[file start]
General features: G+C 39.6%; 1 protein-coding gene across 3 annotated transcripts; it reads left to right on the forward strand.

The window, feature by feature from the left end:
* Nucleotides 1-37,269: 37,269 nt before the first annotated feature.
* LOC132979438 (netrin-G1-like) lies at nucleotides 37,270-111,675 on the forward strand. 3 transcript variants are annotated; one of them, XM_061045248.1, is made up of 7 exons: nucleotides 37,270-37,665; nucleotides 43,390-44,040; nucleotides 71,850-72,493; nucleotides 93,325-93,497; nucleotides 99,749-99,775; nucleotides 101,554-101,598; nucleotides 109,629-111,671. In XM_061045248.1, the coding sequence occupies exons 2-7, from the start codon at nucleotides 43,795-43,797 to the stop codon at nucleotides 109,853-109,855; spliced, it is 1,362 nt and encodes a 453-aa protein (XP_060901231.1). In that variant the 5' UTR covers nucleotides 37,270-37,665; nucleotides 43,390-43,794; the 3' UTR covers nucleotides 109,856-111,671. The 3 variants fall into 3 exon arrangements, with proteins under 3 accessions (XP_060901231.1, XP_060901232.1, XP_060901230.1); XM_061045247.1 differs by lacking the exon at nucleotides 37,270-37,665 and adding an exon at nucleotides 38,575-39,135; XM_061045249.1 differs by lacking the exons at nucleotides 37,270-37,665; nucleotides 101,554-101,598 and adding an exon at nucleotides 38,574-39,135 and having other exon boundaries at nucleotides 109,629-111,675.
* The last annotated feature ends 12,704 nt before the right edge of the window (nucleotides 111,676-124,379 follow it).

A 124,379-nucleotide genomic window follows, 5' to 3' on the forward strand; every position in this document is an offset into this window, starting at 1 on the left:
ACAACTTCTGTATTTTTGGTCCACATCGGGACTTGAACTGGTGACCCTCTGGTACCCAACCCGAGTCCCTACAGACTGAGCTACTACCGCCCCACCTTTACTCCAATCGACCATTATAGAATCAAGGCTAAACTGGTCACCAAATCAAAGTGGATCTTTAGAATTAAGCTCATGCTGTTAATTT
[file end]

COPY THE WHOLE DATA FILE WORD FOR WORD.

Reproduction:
General features: G+C 39.6%; 1 protein-coding gene across 3 annotated transcripts; it reads left to right on the forward strand.

The window, feature by feature from the left end:
* Nucleotides 1-37,269: 37,269 nt before the first annotated feature.
* LOC132979438 (netrin-G1-like) lies at nucleotides 37,270-111,675 on the forward strand. 3 transcript variants are annotated; one of them, XM_061045248.1, is made up of 7 exons: nucleotides 37,270-37,665; nucleotides 43,390-44,040; nucleotides 71,850-72,493; nucleotides 93,325-93,497; nucleotides 99,749-99,775; nucleotides 101,554-101,598; nucleotides 109,629-111,671. In XM_061045248.1, the coding sequence occupies exons 2-7, from the start codon at nucleotides 43,795-43,797 to the stop codon at nucleotides 109,853-109,855; spliced, it is 1,362 nt and encodes a 453-aa protein (XP_060901231.1). In that variant the 5' UTR covers nucleotides 37,270-37,665; nucleotides 43,390-43,794; the 3' UTR covers nucleotides 109,856-111,671. The 3 variants fall into 3 exon arrangements, with proteins under 3 accessions (XP_060901231.1, XP_060901232.1, XP_060901230.1); XM_061045247.1 differs by lacking the exon at nucleotides 37,270-37,665 and adding an exon at nucleotides 38,575-39,135; XM_061045249.1 differs by lacking the exons at nucleotides 37,270-37,665; nucleotides 101,554-101,598 and adding an exon at nucleotides 38,574-39,135 and having other exon boundaries at nucleotides 109,629-111,675.
* The last annotated feature ends 12,704 nt before the right edge of the window (nucleotides 111,676-124,379 follow it).

A 124,379-nucleotide genomic window follows, 5' to 3' on the forward strand; every position in this document is an offset into this window, starting at 1 on the left:
ACAACTTCTGTATTTTTGGTCCACATCGGGACTTGAACTGGTGACCCTCTGGTACCCAACCCGAGTCCCTACAGACTGAGCTACTACCGCCCCACCTTTACTCCAATCGACCATTATAGAATCAAGGCTAAACTGGTCACCAAATCAAAGTGGATCTTTAGAATTAAGCTCATGCTGTTAATTT